White House Farm (2020) Review
Revolves around the true story of a fateful night in August 1985 when five members of the same family are murdered at an Essex farmhouse, and the ensuing police investigation and court case that follows.
Director: Paul Whittington
Writer: Kris Mrksa and Giula Sandler
Producer: Lee Thomas
I don’t often review television shows on my website because I don’t really watch TV because I hate cliff-hangers, due to the fact that they work on me so well and I have to binge watch and find out what happened and White House Farm got me gripped. A murder story based on true events which I’m sure has been dramatized a little bit of a twisted tail of a mum that seems to be unstable and goes crazy, kills her parents and her two little twin sons.
The first episode showed us some beautiful cinematography and used slow motion at one point that seemed to be a crucial turning point to the story. There was some excellent style choices as well by making what the audience perceives as a news report the camera cuts to look like a 1980s TV screen. The story starts with very little background and just after the murder has happened with Jeremy Bamber (Freddie Fox) calling the local police station instead of 999. The investigation almost begins from the off. Storming the house and finding the bodies.
The investigation lead by DCI Thomas “Taff” Jones (Stephen Graham) writes it off as murder suicide but the presence of DS Stan Jones (Mark Addy), the man being put in charge of looking after the family goes to witness the crime scene and it doesn’t all seem to add up to him. He is then left in a sticky situation by Taff on how to precede. A lot of details are uncovered and it leaves the story twisting and turning at every opportunity. It made the show really engaging for me and almost turned me into a detective with the majority of the details that were released. You questioned how characters were acting, how every little detail could add up to solving this murder case. It made it so engaging that it kept me talking after it was over.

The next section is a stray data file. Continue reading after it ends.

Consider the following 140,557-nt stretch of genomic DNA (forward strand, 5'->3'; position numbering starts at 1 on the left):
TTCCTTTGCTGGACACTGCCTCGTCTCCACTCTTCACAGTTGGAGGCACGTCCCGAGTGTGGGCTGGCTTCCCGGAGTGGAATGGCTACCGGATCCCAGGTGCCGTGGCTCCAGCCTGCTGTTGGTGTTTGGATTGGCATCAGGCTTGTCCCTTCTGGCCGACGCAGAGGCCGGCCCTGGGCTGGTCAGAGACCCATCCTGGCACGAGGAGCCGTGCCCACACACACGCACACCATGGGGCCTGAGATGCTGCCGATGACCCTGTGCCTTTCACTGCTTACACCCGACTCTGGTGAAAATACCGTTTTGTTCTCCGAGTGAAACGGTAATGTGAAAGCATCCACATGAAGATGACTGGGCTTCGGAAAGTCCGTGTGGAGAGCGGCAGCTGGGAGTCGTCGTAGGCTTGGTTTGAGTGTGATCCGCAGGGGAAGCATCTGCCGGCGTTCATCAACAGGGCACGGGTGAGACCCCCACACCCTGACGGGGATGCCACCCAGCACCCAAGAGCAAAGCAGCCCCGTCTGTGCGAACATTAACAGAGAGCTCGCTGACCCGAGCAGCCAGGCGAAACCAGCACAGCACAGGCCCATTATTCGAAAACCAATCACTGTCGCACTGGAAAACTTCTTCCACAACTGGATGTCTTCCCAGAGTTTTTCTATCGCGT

The casting of this Television series was really good and everyone seemed to look the perfect part for their characters. DS Stan Jones was cast really well having a man of the police force that looked like he was just trying to do the right thing and casting Mark Addy fitted that role. The same goes for the casting of Jeremy Bamber (Freddie Fox) and his friends that come into the story later the fit the history of the character that begins to unravel and really look like they come from a different world to the rest of the family and town where the murders were committed.
White House Farm was also accompanied but some brilliant performances, not just by the leads but also all of the supporting cast and I think they all deserve recognition for playing their parts so well that made the story truly gripping.
Overall, I think this series does well on making it all very believable and this is thanks to some excellent scriptwriting building intrigue with little bits of knowledge, constructing tension between people that are just trying to do the right thing in the two police officers all pulled together with amazing performances.
I rate this movie 3.5/5.